Elders head of technical services Graham Page believes for precision agriculture to deliver value it needs to support farmers to make informed decisions.
"I think everyone would have a different interpretation. Mine is more about decision agriculture," he said.
"We need to get better utilisation of the technology and data-based insights that will help drive productivity and profitability at the farm gate and beyond.
"One of the challenges at the moment is the adoption of the digital platforms that are out there, from satellite imagery to drone imagery, through to the internet of things and different sensors and various farm management systems."
Mr Page said one of the bottlenecks in the adoption process was the interoperability of the different tools.
"When we talk about utilising technology for data-based insights our biggest challenge is getting the data and that is what I feel we need to focus on," he said.
Mr Page said the data needed to be more available from across the agricultural supply chain, including linking the information generated by researchers, agronomists and growers.
"Researchers are working on projects, but they haven't necessarily thought through how the findings might be applied," he said.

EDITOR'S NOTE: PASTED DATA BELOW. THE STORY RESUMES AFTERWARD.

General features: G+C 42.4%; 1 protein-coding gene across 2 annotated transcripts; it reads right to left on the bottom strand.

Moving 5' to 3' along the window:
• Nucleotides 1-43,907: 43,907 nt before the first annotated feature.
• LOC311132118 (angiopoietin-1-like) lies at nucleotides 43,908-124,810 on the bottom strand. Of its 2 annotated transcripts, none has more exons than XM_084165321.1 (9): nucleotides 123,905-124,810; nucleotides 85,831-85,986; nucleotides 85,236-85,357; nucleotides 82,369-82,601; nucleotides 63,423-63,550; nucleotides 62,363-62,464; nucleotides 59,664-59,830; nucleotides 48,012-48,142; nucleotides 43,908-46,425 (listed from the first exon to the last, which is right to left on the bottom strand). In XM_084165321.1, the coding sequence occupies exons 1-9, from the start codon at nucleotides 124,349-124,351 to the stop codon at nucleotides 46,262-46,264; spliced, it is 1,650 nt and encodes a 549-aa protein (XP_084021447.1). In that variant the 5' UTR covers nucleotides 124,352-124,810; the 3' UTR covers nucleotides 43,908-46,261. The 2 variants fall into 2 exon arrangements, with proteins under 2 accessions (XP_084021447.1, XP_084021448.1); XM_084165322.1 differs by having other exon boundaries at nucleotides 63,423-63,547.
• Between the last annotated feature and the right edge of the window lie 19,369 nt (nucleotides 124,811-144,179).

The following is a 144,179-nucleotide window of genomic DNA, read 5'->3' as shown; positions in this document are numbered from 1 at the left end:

"If we can facilitate the collaboration there is some exciting research and technology out there. Algorithms and machine learning are getting to the point where we can predict and manage things on farm in real time.
"But at the moment, I'm not sure the funding is there to start with to make it all happen, and I'm also not sure the collaboration and people talking to each other is occurring either."
Mr Paige said a lack of focus on the agronomists and consultants role in the adoption process had also hindered the adoption of precision agriculture.
"I think a lot of start-ups in the digital space who are building these apps and digital tools are trying to put it straight into the hands of the farmers, that's not always the answer. Sometimes they need to put it in the hands of the trusted adviser," he said.
"There is a large part of the farming community who are really busy doing what they are doing, and they don't necessarily have the time, or want to be the people crunching the numbers and using the data to find those insights, they just want to be armed with the information so they can make better decisions."
Mr Paige said the Silicon Valley approach of business, which leans towards monetising the business as opposed to cross sector collaboration also hindered adoption.
"Too often we see technology come to market, and it clearly hasn't been tested. It needs to be tested and validated on farm," he said.
"That can be simple things like does it stack up to our climate, have they considered how they will support it in the field, have they considered how they are going to train the people in the use of it? It seems simplistic, but these are the things that are not being considered."
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